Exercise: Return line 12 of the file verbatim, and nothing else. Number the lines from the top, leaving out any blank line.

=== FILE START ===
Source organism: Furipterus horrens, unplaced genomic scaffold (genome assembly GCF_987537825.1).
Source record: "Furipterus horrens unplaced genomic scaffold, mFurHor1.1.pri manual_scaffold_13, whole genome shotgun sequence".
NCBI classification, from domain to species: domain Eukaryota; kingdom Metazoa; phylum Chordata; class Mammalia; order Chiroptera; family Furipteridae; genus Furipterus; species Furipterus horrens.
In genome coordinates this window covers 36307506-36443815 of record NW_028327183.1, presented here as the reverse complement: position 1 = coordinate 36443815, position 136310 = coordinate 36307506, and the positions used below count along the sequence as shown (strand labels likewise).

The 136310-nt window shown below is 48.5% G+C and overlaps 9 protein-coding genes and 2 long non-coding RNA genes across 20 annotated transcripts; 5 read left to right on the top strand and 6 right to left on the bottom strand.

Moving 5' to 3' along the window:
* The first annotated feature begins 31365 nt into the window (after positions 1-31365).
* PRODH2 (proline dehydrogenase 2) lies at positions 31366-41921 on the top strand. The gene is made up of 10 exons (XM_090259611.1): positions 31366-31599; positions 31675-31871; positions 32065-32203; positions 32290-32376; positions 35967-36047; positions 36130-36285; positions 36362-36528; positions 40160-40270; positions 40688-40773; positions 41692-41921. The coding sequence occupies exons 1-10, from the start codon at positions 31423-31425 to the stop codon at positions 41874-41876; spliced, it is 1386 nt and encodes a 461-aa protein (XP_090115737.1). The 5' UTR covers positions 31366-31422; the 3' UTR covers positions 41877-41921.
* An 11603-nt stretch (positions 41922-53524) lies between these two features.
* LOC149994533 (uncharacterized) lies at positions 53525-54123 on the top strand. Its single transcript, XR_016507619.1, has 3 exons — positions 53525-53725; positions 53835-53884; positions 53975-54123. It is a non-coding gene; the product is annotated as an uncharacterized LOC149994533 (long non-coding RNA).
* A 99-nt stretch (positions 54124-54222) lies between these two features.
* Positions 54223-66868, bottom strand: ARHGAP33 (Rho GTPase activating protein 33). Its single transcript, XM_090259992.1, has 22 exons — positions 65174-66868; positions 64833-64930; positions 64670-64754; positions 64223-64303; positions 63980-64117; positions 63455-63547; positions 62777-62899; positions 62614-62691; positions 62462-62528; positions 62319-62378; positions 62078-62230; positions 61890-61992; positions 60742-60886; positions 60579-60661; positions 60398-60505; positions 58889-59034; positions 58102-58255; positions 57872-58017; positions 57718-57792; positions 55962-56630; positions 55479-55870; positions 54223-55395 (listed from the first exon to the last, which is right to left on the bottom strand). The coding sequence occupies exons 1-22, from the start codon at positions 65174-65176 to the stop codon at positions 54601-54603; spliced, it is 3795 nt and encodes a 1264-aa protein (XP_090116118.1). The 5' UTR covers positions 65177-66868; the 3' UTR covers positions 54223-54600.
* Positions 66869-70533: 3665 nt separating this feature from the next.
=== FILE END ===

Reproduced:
* Positions 54223-66868, bottom strand: ARHGAP33 (Rho GTPase activating protein 33). Its single transcript, XM_090259992.1, has 22 exons — positions 65174-66868; positions 64833-64930; positions 64670-64754; positions 64223-64303; positions 63980-64117; positions 63455-63547; positions 62777-62899; positions 62614-62691; positions 62462-62528; positions 62319-62378; positions 62078-62230; positions 61890-61992; positions 60742-60886; positions 60579-60661; positions 60398-60505; positions 58889-59034; positions 58102-58255; positions 57872-58017; positions 57718-57792; positions 55962-56630; positions 55479-55870; positions 54223-55395 (listed from the first exon to the last, which is right to left on the bottom strand). The coding sequence occupies exons 1-22, from the start codon at positions 65174-65176 to the stop codon at positions 54601-54603; spliced, it is 3795 nt and encodes a 1264-aa protein (XP_090116118.1). The 5' UTR covers positions 65177-66868; the 3' UTR covers positions 54223-54600.